realspirituals realspirituals - 4 months ago 9
Linux Question

Why atime is not preserved in tar?

According to the documentation,

tar
is capable of preserving the access time, but when I tried the same, it failed to do so. Can someone please explain this?

$$$:~/user1/testtar/source> tar --version
tar (GNU tar) 1.15.1


Create two files with older timestamp

$$$:~/user1/testtar/source> touch -t "201501010101" a.txt
$$$:~/user1/testtar/source> touch -t "201501010101" b.txt

$$$:~/user1/testtar/source> ls -ltu
-rw-r--r-- 1 usr usr 0 2015-01-01 01:01 a.txt
-rw-r--r-- 1 usr usr 0 2015-01-01 01:01 b.txt


Move it to another folder

$$$:~/user1/testtar/source> tar --atime-preserve -cvpf archive.tar *
$$$:~/user1/testtar/source> mv archive.tar ../target/
$$$:~/user1/testtar/source> cd ../target/


Extract the tar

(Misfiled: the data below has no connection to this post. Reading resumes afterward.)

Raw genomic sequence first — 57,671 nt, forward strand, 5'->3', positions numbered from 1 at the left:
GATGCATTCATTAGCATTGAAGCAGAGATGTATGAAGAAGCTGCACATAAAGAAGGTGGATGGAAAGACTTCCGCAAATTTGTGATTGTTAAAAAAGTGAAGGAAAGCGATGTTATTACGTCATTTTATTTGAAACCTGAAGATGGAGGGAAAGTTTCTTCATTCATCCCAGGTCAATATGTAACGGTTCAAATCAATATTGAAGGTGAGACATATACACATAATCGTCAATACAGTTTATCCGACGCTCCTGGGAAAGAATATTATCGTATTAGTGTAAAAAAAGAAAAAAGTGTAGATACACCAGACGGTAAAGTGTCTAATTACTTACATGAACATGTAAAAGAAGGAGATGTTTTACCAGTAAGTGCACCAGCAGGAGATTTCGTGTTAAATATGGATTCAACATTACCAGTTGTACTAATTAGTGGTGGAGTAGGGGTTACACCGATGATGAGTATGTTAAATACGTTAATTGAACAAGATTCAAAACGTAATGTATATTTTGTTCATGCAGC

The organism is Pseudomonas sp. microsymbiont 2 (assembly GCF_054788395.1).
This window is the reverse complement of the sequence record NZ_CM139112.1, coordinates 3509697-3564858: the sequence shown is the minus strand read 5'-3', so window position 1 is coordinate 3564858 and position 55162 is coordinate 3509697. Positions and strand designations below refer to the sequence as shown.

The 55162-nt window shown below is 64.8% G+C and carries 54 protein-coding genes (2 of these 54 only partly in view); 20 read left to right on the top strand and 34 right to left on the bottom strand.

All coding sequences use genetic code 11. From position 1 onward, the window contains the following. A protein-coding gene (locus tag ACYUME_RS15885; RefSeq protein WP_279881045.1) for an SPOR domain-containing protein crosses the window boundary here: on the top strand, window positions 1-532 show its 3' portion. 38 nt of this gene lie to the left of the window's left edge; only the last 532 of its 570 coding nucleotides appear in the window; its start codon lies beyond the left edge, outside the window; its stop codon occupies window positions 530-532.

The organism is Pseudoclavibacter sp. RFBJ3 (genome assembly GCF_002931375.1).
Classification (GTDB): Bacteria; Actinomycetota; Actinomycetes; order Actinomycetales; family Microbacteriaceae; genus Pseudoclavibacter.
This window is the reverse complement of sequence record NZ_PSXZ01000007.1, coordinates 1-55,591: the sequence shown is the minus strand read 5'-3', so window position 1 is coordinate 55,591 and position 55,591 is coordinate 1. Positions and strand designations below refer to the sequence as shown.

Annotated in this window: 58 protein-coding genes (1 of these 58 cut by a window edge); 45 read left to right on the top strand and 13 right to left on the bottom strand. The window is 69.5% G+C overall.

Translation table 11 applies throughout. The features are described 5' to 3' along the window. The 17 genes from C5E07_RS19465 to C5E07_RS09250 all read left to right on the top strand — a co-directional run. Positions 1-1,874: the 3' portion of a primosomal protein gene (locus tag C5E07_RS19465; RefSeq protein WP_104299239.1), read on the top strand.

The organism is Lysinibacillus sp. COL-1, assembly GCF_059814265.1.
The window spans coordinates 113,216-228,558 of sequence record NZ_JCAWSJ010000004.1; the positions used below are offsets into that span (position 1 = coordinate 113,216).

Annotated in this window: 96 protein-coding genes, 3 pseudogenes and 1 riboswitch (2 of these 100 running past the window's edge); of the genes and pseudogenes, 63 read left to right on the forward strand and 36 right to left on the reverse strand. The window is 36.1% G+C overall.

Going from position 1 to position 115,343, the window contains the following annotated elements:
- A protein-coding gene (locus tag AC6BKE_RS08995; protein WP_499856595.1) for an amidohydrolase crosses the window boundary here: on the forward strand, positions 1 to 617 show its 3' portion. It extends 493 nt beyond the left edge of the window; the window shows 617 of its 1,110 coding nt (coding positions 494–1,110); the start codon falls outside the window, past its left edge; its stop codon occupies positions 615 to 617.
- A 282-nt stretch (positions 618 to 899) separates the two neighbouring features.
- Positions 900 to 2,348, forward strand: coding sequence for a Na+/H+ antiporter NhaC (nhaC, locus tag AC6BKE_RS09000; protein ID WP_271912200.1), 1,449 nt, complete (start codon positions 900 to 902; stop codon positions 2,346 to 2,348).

$$$:~/user1/testtar/target> tar --atime-preserve -xvpf archive.tar
a.txt
b.txt

$$$:~/user1/testtar/target> ls -lt
total 12
-rw-r--r-- 1 usr usr 10240 2016-07-07 15:55 archive.tar
-rw-r--r-- 1 usr usr 0 2015-01-01 01:01 a.txt
-rw-r--r-- 1 usr usr 0 2015-01-01 01:01 b.txt


Result

$$$:~/user1/testtar/target> ls -ltu
-rw-r--r-- 1 usr usr 10240 2016-07-07 15:56 archive.tar
-rw-r--r-- 1 usr usr 0 2016-07-07 15:56 a.txt
-rw-r--r-- 1 usr usr 0 2016-07-07 15:56 b.txt

Answer

The referenced man page is confusing. Where it says of --atime-preserve

preserve access times on dumped files [...]

(emphasis added), the current docs say

Preserve the access times of files that are read."

(emphsis added). The word "dumped" refers to putting a file into a tar archive, not to extracting a file to the file system. Thus, the --atime-preserve option is for archiving files without causing the originals' atimes to reflect the access. This is useful in support of making incremental backups (dumps).

Under no circumstances does tar fail to set the atimes of files that it extracts, contrary to your expectation. It certainly cannot give them the same atimes as the originals, for the tar file format does not even record atimes.

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